o   Revenues
                  For highly detailed plans break out into categories as
                shown above in the Current Sales Analysis section.
          o   Marketing Expenses
                     Types:
                           Direct – those expenses that can be tied to the
                        product
                            Indirect or Proportional – generally
                        administrative or broad marketing expenses that
                        may be assigned to a product based on some
                        established criteria (e.g., a product’s percentage of
                        overall company sales) Note: not all companies
                        follow this approach
                  For highly detailed plans break out into categories as
                shown above in the Current Sales Analysis section.

6. Environmental Problems and Opportunities


Describe trends, events, conditions that are external (usually
uncontrolled by the company) that may impact the company’s
product(s) or the market. (Length: 1-2 pages)

     Areas of consideration:
          o social and cultural
          o demographic
          o economic
          o technological
          o political
          o legal, regulatory, ethical
7. Product/Market Analysis Tools
In an effort to provide an easy to visualize summary of the product(s)
consider using one or more of the following commonly used
product/market analysis tools. (Length: 1 page)

      Product   Life Cycle Analysis
      Boston   Consulting Group Growth/Share Matrix
      General   Electric Market Attractiveness Matrix

8. Summary of Current Situation
Summarize all information in the Situational Analysis. (Length: 1
page)

      Provide a SWOT analysis for the company’s product(s) that includes:
          o strengths
          o weaknesses
          o opportunities
          o threats

Part 3: Marketing Strategy and Objectives

Those reading a marketing plan need a clear picture of the direction
the product will take. Also, they want to see that some accountability
has been built into the plan so that the plan is not just fluff but results
in measurable actions. The best way to provide this information is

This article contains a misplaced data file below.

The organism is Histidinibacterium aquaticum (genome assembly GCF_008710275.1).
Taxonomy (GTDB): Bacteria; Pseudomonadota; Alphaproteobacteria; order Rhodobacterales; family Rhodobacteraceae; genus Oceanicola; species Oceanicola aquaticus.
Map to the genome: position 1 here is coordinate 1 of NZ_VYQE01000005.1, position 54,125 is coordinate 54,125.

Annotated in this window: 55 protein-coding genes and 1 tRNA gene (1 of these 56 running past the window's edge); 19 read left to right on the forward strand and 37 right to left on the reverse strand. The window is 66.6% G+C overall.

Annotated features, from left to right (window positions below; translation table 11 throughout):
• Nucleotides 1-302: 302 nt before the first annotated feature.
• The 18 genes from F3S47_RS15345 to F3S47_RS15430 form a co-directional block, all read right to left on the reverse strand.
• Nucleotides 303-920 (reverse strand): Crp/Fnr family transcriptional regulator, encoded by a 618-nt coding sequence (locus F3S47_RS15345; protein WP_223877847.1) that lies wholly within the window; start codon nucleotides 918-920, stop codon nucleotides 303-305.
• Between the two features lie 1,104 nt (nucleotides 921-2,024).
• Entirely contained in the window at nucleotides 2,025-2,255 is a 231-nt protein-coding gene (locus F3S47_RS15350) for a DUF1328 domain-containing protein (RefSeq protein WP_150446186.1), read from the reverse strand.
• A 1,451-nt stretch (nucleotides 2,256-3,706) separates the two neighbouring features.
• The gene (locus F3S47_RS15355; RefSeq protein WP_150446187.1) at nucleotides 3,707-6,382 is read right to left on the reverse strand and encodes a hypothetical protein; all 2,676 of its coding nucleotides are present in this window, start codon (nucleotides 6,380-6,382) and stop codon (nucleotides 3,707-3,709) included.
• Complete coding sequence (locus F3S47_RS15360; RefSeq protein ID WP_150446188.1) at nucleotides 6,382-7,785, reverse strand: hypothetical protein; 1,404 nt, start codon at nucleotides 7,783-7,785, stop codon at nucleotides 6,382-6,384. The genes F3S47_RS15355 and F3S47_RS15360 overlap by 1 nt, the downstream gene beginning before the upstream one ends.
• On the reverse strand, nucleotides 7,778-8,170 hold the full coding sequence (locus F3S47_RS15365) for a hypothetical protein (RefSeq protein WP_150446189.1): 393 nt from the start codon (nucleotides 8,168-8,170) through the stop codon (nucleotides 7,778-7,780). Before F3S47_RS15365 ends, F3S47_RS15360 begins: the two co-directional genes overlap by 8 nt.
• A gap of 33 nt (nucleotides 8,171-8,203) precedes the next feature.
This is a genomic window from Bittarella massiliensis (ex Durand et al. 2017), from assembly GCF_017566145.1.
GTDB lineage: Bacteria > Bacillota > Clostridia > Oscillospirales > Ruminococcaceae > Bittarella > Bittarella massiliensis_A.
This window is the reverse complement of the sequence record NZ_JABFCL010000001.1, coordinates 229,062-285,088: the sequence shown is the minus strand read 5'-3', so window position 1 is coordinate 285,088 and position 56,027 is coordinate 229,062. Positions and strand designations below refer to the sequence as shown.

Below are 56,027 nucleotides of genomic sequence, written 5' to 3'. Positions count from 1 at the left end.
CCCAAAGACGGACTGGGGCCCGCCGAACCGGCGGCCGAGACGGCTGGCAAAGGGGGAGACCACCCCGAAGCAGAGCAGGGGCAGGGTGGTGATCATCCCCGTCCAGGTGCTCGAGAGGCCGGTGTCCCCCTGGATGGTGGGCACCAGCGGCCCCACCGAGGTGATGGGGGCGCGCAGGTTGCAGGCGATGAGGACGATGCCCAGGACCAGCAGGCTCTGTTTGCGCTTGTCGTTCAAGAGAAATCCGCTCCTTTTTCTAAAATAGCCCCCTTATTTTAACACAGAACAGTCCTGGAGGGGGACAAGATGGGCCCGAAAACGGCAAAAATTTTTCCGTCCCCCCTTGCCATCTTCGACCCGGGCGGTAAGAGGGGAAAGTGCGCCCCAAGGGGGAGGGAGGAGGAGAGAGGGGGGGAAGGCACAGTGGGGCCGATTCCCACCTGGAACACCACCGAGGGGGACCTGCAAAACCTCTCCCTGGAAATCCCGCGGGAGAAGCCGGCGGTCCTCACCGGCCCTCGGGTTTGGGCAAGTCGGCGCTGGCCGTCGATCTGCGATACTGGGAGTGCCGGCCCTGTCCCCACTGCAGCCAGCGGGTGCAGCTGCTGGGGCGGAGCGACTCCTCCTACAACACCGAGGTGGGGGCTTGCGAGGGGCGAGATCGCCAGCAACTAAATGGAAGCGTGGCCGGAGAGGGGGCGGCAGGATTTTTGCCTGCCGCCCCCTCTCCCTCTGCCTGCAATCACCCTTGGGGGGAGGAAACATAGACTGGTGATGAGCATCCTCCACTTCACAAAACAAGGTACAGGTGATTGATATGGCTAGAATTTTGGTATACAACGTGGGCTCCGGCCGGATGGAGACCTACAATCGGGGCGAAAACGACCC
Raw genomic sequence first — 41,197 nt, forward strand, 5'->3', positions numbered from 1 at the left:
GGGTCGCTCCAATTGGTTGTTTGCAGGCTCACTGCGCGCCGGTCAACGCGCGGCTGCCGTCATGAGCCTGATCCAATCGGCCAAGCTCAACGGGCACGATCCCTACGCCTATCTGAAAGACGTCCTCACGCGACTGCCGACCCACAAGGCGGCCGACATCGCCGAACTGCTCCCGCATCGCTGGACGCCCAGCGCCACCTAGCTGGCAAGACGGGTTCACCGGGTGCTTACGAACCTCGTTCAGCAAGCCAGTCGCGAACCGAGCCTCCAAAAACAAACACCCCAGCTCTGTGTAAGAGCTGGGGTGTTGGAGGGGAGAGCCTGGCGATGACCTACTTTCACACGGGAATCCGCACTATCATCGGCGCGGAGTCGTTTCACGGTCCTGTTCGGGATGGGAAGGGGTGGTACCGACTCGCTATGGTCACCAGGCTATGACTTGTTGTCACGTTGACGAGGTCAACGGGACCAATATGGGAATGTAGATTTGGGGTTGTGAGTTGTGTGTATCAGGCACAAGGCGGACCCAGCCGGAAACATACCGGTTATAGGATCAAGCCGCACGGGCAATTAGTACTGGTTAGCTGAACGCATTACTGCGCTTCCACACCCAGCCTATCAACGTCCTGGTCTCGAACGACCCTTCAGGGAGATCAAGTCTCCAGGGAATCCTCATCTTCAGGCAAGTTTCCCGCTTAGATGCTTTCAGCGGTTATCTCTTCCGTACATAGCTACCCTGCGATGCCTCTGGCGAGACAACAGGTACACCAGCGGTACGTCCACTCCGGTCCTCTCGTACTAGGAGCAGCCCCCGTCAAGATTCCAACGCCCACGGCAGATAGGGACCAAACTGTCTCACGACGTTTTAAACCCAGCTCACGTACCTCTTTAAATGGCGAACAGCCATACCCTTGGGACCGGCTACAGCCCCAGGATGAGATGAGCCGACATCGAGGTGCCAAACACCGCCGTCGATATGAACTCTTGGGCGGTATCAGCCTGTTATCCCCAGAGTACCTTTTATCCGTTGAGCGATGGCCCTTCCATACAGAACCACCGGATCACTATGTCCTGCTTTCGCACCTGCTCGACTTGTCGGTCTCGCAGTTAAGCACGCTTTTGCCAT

through a section devoted to identifying the key strategies and
objectives for the product(s).

This section consists of three major issues:

      Marketing Strategy
      Financial Objectives
      Marketing Objectives

1. Marketing Strategy
In this section identify the general marketing strategy under which this
plan is being developed. It is very possible that a product will follow
more than one strategy (e.g., sell more of same product to current
customers but also find new customers in new markets). Plan
developers may get some guidance and also rationale for strategy by
examining results from the Situational Analysis. In particular,
planners may look to strategies that are suggested within the scope of
Product/Market Analysis Tools. Additionally, planners should refer to
the Mission Statement in Step 1 to insure strategies are in line with
how the company views itself. (Page length: less than 1 page)

Strategies generally fall under one of the following (or in some cases
more than one) ideas:

      Market growth (see   ansoff matrix)




          o Higher market penetration
                  Sell more to same market (i.e., get current customers to
                buy more or buy more frequently)
                         If overall market is growing this may not
                      necessarily mean a growth in overall market share
                         If overall market is not growing this means a
                      growth in overall market share
          o Find new markets
                  Sell to markets or market segments not previously
                targeted
          o Develop new products for existing customers
          o Develop new products for new customers
      Market stability
          o Techniques to keep the status quo
                  Primarily used in times of economic decline or market
                decline
                      Generally requires the taking of market share from others
                   in the industry
      Cost control
           o Techniques to contain costs or operate more effectively
                     Can work in combination with market growth or market
                   stability
      Market exit
                       1. Techniques to depart a market

2. Financial Objectives
For many organizations the ultimate goal of the marketing plan is the
effect it will have on the bottom line. Measures reflect income
statement items and common ratios. (Page length: less than 1 page)

      Customer        sales
           o    by volume and growth percentage